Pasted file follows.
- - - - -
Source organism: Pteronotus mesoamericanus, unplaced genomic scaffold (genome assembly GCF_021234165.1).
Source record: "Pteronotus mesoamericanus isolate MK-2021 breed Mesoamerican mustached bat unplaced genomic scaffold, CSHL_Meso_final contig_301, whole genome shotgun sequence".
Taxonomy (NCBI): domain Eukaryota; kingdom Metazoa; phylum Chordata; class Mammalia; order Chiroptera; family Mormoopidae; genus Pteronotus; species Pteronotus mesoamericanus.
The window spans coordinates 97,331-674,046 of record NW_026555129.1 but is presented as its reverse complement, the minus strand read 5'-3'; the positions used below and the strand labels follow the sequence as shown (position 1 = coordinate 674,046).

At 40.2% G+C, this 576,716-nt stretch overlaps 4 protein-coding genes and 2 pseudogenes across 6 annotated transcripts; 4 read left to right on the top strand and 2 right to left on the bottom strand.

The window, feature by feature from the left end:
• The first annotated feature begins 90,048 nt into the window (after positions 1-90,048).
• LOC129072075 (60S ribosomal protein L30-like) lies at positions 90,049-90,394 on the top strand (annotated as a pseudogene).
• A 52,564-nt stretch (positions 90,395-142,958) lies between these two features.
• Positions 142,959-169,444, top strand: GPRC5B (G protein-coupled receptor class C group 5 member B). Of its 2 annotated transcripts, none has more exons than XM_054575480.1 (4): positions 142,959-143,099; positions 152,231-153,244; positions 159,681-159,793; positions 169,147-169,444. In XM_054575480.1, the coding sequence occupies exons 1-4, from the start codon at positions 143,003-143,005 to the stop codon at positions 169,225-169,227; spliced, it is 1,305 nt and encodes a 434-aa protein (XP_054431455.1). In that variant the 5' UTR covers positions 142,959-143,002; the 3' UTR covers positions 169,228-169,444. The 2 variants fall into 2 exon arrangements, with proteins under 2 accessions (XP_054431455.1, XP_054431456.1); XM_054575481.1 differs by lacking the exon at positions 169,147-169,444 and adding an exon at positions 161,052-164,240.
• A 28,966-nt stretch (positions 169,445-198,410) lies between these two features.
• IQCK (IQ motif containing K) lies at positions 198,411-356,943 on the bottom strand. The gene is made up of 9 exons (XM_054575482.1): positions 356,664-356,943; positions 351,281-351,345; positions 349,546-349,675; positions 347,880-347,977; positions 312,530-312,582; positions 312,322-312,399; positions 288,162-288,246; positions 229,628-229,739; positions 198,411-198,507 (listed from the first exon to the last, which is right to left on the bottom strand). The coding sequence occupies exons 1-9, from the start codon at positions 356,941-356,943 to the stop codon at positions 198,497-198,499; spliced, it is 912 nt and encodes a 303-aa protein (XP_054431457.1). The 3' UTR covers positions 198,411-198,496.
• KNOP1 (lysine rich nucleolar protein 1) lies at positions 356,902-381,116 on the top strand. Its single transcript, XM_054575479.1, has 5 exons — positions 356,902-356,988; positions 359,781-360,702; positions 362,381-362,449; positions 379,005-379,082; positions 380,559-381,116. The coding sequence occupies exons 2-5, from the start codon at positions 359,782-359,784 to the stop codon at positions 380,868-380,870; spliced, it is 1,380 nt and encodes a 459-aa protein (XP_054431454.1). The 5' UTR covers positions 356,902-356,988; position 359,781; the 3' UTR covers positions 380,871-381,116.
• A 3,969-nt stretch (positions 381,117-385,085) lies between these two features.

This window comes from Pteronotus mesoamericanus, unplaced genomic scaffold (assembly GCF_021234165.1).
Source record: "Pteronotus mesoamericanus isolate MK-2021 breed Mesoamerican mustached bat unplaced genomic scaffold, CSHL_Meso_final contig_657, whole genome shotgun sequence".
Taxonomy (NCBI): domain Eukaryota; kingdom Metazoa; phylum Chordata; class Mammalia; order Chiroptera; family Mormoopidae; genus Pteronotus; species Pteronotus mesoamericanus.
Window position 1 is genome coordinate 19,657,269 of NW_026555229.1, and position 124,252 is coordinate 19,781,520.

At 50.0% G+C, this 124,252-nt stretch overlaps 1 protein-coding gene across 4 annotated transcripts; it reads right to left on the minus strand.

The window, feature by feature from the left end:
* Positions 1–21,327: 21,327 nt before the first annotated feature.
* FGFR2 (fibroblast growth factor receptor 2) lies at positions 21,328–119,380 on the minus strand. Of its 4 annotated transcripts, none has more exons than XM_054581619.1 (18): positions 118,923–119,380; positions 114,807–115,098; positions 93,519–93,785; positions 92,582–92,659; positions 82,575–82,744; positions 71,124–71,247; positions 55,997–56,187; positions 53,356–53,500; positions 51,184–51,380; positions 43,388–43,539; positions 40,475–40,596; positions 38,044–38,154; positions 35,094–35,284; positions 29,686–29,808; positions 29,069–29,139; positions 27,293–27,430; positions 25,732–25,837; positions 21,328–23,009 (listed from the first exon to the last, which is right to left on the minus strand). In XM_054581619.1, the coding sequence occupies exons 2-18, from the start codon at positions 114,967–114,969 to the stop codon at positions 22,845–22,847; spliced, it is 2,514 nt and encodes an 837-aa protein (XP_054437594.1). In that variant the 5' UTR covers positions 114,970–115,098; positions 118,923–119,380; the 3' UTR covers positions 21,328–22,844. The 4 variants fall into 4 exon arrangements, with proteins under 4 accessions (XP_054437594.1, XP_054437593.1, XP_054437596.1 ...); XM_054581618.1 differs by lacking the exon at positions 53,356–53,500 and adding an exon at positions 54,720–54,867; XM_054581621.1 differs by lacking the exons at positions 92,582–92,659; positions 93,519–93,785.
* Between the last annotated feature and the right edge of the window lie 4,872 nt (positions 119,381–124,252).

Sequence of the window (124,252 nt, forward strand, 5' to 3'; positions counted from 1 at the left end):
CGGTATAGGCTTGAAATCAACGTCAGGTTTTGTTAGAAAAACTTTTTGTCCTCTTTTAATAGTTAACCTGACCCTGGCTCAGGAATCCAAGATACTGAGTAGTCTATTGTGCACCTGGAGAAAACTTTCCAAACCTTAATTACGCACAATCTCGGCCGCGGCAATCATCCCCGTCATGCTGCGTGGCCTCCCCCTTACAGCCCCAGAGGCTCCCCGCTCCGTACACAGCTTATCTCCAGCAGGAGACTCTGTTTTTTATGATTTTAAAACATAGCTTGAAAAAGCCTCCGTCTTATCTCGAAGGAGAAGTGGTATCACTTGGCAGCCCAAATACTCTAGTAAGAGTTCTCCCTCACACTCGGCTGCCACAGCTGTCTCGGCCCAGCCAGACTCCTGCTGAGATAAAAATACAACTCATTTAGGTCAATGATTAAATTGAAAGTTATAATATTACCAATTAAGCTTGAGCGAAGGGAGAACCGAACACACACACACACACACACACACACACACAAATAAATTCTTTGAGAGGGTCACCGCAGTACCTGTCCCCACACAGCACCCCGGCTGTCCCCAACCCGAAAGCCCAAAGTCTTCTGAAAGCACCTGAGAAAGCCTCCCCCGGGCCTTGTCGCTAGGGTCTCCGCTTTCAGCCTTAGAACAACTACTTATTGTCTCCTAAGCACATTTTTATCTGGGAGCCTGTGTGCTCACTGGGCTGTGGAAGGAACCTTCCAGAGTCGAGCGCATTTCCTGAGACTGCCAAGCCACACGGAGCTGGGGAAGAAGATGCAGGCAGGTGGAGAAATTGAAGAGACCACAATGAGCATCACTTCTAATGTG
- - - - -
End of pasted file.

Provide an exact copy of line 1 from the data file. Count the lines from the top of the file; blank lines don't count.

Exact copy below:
Source organism: Pteronotus mesoamericanus, unplaced genomic scaffold (genome assembly GCF_021234165.1).